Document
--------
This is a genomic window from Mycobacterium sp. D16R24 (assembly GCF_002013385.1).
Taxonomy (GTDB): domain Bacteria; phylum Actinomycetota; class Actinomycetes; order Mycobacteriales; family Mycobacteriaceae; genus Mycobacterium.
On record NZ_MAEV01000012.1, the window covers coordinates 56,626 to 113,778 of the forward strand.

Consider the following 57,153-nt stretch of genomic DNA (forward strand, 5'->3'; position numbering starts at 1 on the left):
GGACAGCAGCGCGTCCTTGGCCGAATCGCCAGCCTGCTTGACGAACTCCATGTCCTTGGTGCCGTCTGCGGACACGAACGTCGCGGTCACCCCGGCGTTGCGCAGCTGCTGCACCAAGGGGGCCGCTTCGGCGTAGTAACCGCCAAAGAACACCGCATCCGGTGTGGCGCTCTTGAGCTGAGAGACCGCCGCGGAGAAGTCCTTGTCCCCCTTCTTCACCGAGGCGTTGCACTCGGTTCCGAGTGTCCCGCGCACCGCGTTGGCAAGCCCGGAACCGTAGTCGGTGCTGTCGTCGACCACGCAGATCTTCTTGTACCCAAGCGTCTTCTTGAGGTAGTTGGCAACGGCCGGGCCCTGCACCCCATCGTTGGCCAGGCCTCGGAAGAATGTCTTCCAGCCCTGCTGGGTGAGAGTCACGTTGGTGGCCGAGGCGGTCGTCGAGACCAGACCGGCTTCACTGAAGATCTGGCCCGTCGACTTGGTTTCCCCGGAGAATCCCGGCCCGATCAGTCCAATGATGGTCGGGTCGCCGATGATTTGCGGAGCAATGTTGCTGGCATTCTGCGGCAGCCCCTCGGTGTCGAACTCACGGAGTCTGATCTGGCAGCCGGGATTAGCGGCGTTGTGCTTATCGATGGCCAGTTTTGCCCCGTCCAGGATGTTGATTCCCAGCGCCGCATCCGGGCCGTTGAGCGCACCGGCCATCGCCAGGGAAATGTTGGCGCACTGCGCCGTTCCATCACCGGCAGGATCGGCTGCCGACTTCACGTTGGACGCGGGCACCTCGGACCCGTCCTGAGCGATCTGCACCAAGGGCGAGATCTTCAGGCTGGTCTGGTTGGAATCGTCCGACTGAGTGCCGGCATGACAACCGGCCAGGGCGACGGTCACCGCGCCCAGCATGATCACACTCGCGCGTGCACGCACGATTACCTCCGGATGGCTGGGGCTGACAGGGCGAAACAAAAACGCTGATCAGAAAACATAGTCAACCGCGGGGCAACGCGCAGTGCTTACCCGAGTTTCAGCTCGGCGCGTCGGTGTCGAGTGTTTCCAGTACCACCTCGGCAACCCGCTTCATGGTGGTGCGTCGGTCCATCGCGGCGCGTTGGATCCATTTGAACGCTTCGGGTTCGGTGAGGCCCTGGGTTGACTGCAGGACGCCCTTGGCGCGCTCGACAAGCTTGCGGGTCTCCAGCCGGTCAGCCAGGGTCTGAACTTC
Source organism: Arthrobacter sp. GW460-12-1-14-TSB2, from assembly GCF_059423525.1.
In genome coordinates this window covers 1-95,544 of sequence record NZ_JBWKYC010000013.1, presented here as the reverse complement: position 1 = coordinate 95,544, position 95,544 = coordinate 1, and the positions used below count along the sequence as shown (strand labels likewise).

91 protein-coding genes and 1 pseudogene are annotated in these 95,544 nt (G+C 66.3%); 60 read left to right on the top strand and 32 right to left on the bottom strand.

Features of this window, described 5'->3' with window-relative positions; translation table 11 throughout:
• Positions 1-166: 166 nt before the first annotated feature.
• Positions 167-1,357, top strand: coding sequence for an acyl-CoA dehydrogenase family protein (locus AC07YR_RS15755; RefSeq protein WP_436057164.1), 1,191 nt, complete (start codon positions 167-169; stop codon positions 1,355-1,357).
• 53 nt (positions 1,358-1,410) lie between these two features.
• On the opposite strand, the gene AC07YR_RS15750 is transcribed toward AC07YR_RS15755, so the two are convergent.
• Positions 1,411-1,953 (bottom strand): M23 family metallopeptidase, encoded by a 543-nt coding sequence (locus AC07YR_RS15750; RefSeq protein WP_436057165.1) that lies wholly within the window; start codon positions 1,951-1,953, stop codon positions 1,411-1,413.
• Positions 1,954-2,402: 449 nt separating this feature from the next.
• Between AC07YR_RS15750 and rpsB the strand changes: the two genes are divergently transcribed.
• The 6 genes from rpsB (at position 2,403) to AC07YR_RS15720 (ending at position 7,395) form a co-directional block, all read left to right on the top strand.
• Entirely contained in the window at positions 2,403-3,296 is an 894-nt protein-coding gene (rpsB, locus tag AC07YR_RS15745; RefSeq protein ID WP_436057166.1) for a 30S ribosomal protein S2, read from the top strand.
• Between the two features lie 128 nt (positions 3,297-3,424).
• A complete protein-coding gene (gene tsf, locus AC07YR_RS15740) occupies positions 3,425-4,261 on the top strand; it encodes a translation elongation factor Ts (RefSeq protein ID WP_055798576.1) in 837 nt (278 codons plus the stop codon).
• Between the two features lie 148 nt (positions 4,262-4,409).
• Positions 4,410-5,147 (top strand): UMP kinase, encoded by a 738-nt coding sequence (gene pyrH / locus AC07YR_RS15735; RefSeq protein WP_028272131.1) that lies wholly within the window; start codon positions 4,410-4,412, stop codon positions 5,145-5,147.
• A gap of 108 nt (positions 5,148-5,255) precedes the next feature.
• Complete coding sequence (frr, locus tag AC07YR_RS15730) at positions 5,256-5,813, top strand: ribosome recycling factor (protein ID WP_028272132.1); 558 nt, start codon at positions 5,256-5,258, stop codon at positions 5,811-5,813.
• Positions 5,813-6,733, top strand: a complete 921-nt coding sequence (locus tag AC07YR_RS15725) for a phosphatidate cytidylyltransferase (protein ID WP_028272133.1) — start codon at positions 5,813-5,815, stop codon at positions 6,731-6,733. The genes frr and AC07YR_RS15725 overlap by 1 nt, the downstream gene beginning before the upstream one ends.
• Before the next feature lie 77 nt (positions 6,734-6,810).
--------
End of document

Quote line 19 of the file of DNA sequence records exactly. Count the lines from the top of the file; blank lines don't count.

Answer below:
• Between the two features lie 128 nt (positions 3,297-3,424).